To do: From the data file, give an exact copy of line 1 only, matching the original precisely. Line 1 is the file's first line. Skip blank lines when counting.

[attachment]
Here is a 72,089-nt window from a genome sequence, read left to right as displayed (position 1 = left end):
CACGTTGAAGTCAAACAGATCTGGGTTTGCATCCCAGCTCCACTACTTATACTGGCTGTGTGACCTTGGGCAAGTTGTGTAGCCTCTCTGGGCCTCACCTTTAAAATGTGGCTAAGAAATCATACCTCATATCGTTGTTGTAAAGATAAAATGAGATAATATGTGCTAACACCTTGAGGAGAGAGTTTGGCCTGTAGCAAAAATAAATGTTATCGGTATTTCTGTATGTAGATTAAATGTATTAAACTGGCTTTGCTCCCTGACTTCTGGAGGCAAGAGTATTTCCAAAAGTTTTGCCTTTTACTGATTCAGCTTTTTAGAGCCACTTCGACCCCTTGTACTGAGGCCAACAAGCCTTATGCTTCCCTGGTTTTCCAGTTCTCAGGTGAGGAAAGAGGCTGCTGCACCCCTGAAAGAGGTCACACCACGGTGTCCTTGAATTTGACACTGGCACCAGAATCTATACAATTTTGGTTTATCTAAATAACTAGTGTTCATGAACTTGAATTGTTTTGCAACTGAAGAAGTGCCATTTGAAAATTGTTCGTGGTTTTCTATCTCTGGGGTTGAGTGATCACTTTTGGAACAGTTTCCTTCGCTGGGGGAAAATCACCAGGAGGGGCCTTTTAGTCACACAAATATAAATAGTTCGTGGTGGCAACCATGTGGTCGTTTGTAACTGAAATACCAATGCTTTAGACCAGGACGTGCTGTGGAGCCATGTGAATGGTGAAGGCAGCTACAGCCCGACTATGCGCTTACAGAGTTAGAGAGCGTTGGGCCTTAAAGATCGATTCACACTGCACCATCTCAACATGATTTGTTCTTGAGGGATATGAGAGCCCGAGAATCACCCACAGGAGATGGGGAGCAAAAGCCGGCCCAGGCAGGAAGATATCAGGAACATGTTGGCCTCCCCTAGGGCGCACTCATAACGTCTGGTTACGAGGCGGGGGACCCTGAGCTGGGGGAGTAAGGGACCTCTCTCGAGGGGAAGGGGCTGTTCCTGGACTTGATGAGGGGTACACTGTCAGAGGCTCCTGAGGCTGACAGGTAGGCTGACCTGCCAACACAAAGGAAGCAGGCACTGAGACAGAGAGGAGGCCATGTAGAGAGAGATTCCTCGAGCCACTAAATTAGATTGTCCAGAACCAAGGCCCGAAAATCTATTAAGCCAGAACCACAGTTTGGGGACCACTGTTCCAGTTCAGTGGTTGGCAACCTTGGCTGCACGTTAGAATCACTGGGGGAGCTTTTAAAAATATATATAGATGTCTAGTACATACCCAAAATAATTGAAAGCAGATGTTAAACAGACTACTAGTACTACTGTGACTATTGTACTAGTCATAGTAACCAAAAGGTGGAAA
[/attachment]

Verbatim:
Here is a 72,089-nt window from a genome sequence, read left to right as displayed (position 1 = left end):